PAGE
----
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can anybody explain me why this query takes 13 seconds:

SELECT   Table1.Location, Table2.SID, Table2.CID, Table1.VID, COUNT(*)
FROM     Table1 INNER JOIN
         Table2 AS ON Table1.TID = Table2.TID
WHERE    Table1.Last = Table2.Last 
GROUP BY Table1.Location, Table2.SID, Table2.CID, Table1.VID

And this one only 1 second:

DECLARE @Test TABLE (Location INT, SID INT, CID INT, VID INT)

INSERT INTO @Test 
SELECT   Table1.Location, Table2.SID, Table2.CID, Table1.VID
FROM     Table1 INNER JOIN
         Table2 AS ON Table1.TID = Table2.TID
WHERE    Table1.Last = Table2.Last 

SELECT   Location, SID, CID, VID, COUNT(*)
FROM     @Test
GROUP BY Location, SID, CID, VID

When I remove the GROUP BY from the first query it needs only 1 second too. I also try to write a subselect and group the result, but it takes 13 seconds too. I don't unterstand this.

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up vote 1 down vote accepted

The GROUP BY may perform better if you have an INDEX on each of the columns in the GROUP BY (either one each, or a combined single index of all the columns)

The reason your temporary version works better is probably because the GROUP BY is being performed on a much smaller subset of the data and therefore it is fast even without the index.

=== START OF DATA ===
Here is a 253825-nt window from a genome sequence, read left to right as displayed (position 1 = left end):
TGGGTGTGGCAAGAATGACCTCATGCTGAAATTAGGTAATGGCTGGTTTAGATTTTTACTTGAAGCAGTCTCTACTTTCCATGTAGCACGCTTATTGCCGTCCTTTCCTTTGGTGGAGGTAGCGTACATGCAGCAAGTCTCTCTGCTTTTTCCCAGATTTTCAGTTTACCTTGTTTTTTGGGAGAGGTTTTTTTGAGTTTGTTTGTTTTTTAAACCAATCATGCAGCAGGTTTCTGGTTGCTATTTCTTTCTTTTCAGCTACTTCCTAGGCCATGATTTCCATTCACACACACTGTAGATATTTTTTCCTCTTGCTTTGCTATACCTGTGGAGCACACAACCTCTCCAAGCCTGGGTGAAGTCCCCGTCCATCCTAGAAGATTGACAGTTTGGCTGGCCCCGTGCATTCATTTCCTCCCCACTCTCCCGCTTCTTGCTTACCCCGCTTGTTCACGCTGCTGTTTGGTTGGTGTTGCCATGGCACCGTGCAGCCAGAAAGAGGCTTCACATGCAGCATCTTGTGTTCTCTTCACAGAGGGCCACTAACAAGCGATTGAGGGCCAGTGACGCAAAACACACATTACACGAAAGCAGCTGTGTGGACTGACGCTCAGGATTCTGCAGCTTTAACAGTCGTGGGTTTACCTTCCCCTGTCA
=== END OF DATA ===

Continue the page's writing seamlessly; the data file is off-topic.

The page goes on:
Your temp table method is by no means the wrong way of doing it. It is one of those situations where you weigh up the pro's and con's of each method. An index on the main table may slow up your inserts / updates and increase your database size. The temp table however may not perform adequately once the data size increases over time.

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Ok, thanks. I though, that the GROUP BY is performed after the WHERE, so that the query also groups the smaller result set. – Torben Oct 21 '09 at 11:48
1  
SQL could do this, it also could not. The more "guesswork" it has to do then the more likely it may be to get it wrong. Therefore indexes, or filtering the results early can help it in situations like this. As Jim G said though, compare the execution plans, that will tell you exactly what the differences are. – Robin Day Oct 21 '09 at 12:39

Compare the execution plans for the two queries.

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1  
+1 - ALWAYS compare execution plans for any queries you're struggling with. – Robin Day Oct 21 '09 at 10:34

Could be the that in first query you group and count on larger query result than in second query where you work with already smaller dataset. Could be indexing problem. Once you fix it don't forget to re-check with larger result set because "worser" query can perform better with larger datasets.

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